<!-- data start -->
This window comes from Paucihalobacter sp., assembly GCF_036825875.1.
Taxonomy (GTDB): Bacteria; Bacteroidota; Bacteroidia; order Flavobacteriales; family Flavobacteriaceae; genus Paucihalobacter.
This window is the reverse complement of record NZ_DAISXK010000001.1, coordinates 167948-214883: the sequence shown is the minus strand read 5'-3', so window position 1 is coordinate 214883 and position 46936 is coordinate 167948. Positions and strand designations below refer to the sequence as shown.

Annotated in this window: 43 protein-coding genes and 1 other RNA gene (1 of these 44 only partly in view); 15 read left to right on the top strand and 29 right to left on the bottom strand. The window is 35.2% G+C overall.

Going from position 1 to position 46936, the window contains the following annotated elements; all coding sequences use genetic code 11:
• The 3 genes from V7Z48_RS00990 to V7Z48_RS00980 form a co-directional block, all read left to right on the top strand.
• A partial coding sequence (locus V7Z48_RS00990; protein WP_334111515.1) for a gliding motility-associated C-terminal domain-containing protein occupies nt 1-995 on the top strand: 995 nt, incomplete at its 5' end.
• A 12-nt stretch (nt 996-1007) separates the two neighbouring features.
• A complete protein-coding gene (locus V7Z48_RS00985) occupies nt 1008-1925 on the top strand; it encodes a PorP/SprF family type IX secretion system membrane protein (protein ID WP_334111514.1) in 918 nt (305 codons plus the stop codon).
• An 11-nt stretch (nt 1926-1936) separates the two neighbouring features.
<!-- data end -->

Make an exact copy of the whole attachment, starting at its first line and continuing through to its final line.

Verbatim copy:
This window comes from Paucihalobacter sp., assembly GCF_036825875.1.
Taxonomy (GTDB): Bacteria; Bacteroidota; Bacteroidia; order Flavobacteriales; family Flavobacteriaceae; genus Paucihalobacter.
This window is the reverse complement of record NZ_DAISXK010000001.1, coordinates 167948-214883: the sequence shown is the minus strand read 5'-3', so window position 1 is coordinate 214883 and position 46936 is coordinate 167948. Positions and strand designations below refer to the sequence as shown.

Annotated in this window: 43 protein-coding genes and 1 other RNA gene (1 of these 44 only partly in view); 15 read left to right on the top strand and 29 right to left on the bottom strand. The window is 35.2% G+C overall.

Going from position 1 to position 46936, the window contains the following annotated elements; all coding sequences use genetic code 11:
• The 3 genes from V7Z48_RS00990 to V7Z48_RS00980 form a co-directional block, all read left to right on the top strand.
• A partial coding sequence (locus V7Z48_RS00990; protein WP_334111515.1) for a gliding motility-associated C-terminal domain-containing protein occupies nt 1-995 on the top strand: 995 nt, incomplete at its 5' end.
• A 12-nt stretch (nt 996-1007) separates the two neighbouring features.
• A complete protein-coding gene (locus V7Z48_RS00985) occupies nt 1008-1925 on the top strand; it encodes a PorP/SprF family type IX secretion system membrane protein (protein ID WP_334111514.1) in 918 nt (305 codons plus the stop codon).
• An 11-nt stretch (nt 1926-1936) separates the two neighbouring features.